Barnard Castle Bridge

Has been described as a Questionable Fortified Bridge

There are major building remains

NameBarnard Castle Bridge
Alternative Names
Historic CountryDurham
Modern AuthorityDurham
1974 AuthorityCounty Durham
Civil ParishBarnard Castle

Bridge over River Tees, formerly on boundary between the counties of Durham and Yorkshire, with adjoining wall and retaining wall along Bridgegate. Probably C14; repaired in 1596 according to re-set inscription: '1596 ER' said to have come from bridge and now in adjoining south-east wall on approach to Bridgegate. Parapets repaired after 1771 flood. Ashlar. 4 wide ribs to each of 2 pointed arches with 3 offsets flanking pointed cutwater; road-bed rises to highest point over eastern arch. Pedestrian refuges over cutwater, that downstream with inscription Y N R for Yorkshire North Riding, since this was the boundary between the counties until 1974. Squinches at north-west and south-east external corners have been renewed. Retaining wall to river bank below Bridgegate has large, wide, pointed relieving arch, possibly associated with the Castle above . (Austin D: Barnard Castle (English Heritage Official guide book): London: 1988-: 35). (Listed Building Report 1201056)

Road bridge, 1569 repaired 1771. Squared stone. Two segmental-pointed triple-stepped arches, the eastern slightly taller, each on 5 square ribs; triangular cutwaters between carried up as pedestrian refuges; later squinch arches carrying C20 widening of appoach road to south-east and north-west. C18 parapets with slightly-arched coping, stepped out from wall faces above the arches; on inner face of parapet in southern refuge are adjacent blocks with incised C.D. and brass-inset Y marking Durham/North Riding boundary. (Listed Building Report 1121647)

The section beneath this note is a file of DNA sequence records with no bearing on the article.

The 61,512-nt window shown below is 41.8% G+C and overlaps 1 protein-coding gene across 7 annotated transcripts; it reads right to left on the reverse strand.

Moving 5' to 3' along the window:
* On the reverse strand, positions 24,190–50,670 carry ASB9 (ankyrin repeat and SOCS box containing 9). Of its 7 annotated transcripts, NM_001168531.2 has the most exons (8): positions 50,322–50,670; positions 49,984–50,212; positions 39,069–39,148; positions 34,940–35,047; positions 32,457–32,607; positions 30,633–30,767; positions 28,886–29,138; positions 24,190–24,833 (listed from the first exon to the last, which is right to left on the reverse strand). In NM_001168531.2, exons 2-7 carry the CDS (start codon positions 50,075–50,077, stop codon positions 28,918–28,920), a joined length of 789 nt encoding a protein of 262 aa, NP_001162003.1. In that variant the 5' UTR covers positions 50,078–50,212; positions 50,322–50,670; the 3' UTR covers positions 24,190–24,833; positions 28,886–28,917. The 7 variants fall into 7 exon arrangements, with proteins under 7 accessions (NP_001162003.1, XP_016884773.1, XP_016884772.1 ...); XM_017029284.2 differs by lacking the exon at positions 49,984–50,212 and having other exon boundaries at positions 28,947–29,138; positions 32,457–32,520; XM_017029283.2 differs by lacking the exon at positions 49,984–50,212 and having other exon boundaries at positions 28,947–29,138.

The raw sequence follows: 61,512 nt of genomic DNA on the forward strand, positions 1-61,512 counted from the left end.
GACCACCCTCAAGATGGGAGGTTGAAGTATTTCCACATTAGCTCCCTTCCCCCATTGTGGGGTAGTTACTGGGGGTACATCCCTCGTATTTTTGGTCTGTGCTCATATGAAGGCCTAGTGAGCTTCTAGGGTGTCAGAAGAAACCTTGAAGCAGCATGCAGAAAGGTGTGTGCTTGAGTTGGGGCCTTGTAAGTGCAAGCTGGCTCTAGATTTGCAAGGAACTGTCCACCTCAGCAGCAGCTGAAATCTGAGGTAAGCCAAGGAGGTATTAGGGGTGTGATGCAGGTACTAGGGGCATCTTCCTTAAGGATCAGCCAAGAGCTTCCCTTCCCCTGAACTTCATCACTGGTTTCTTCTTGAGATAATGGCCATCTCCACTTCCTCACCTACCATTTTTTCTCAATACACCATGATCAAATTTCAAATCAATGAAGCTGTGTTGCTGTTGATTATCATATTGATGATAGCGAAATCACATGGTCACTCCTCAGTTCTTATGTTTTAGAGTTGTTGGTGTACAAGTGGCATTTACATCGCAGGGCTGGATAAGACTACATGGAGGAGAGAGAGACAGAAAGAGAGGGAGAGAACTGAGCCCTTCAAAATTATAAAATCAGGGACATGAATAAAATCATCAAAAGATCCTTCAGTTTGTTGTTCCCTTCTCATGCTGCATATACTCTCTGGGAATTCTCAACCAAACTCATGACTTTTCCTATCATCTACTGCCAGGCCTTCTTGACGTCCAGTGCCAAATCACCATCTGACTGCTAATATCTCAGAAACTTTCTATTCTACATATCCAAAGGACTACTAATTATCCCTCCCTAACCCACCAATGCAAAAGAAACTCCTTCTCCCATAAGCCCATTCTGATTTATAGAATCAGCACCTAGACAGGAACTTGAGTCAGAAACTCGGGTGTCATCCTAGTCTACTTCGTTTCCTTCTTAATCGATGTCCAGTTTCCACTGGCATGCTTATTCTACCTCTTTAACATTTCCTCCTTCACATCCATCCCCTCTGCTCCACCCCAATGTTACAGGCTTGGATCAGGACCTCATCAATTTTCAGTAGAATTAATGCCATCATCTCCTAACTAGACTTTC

Gatehouse Comments

Included by Bruce Watson in his gazetteer although with note 'No evidence for any gateway'. The road leading to the Bridge from the town is called Bridgegate but, as with many town streets in the former Danelaw this is probably derived from the Danish gata, meaning road rather than the Saxon geat meaning gate.

- Philip Davis

This site is a scheduled monument protected by law

This is a Grade 1 listed building protected by law

Historic England Scheduled Monument Number
Historic England Listed Building number(s)
Images Of England
Historic England (PastScape) Defra or Monument number(s)
County Historic Environment Record
OS Map Grid ReferenceNZ048163
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Guide Books

  • Austin, David, 1988, Barnard Castle (London: English Heritage) p. 35


  • Bruce Watson, 2013 Sept, Gazetteer of fortified bridges (working list kindly shared with Gatehouse)